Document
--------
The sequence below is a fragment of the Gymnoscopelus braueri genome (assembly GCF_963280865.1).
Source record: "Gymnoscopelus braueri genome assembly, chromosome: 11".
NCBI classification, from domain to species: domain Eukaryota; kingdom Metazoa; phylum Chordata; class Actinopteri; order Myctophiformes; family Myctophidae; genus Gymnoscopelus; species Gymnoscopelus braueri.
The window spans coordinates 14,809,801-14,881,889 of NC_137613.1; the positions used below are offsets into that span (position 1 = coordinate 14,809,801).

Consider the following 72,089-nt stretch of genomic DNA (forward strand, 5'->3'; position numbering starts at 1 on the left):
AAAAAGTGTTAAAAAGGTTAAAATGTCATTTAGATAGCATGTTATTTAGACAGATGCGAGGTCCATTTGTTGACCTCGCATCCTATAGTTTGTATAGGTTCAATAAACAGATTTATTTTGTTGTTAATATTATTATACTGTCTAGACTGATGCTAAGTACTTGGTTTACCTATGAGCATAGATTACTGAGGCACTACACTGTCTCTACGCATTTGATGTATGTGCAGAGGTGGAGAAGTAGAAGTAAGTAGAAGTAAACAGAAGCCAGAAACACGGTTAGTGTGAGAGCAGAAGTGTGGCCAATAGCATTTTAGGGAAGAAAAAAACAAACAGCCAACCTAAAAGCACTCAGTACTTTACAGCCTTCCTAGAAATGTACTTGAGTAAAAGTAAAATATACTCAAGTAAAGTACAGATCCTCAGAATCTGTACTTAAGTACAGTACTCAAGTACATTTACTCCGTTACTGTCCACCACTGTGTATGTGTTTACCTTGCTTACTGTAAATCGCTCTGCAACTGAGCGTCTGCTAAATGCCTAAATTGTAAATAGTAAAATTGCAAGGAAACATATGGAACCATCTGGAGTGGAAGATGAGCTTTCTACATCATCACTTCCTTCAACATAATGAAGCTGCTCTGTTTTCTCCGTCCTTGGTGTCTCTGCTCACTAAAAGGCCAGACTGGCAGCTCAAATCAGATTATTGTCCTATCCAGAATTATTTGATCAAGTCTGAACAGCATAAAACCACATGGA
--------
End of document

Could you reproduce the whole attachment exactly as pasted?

The sequence below is a fragment of the Gymnoscopelus braueri genome (assembly GCF_963280865.1).
Source record: "Gymnoscopelus braueri genome assembly, chromosome: 11".
NCBI classification, from domain to species: domain Eukaryota; kingdom Metazoa; phylum Chordata; class Actinopteri; order Myctophiformes; family Myctophidae; genus Gymnoscopelus; species Gymnoscopelus braueri.
The window spans coordinates 14,809,801-14,881,889 of NC_137613.1; the positions used below are offsets into that span (position 1 = coordinate 14,809,801).

Consider the following 72,089-nt stretch of genomic DNA (forward strand, 5'->3'; position numbering starts at 1 on the left):
AAAAAGTGTTAAAAAGGTTAAAATGTCATTTAGATAGCATGTTATTTAGACAGATGCGAGGTCCATTTGTTGACCTCGCATCCTATAGTTTGTATAGGTTCAATAAACAGATTTATTTTGTTGTTAATATTATTATACTGTCTAGACTGATGCTAAGTACTTGGTTTACCTATGAGCATAGATTACTGAGGCACTACACTGTCTCTACGCATTTGATGTATGTGCAGAGGTGGAGAAGTAGAAGTAAGTAGAAGTAAACAGAAGCCAGAAACACGGTTAGTGTGAGAGCAGAAGTGTGGCCAATAGCATTTTAGGGAAGAAAAAAACAAACAGCCAACCTAAAAGCACTCAGTACTTTACAGCCTTCCTAGAAATGTACTTGAGTAAAAGTAAAATATACTCAAGTAAAGTACAGATCCTCAGAATCTGTACTTAAGTACAGTACTCAAGTACATTTACTCCGTTACTGTCCACCACTGTGTATGTGTTTACCTTGCTTACTGTAAATCGCTCTGCAACTGAGCGTCTGCTAAATGCCTAAATTGTAAATAGTAAAATTGCAAGGAAACATATGGAACCATCTGGAGTGGAAGATGAGCTTTCTACATCATCACTTCCTTCAACATAATGAAGCTGCTCTGTTTTCTCCGTCCTTGGTGTCTCTGCTCACTAAAAGGCCAGACTGGCAGCTCAAATCAGATTATTGTCCTATCCAGAATTATTTGATCAAGTCTGAACAGCATAAAACCACATGGA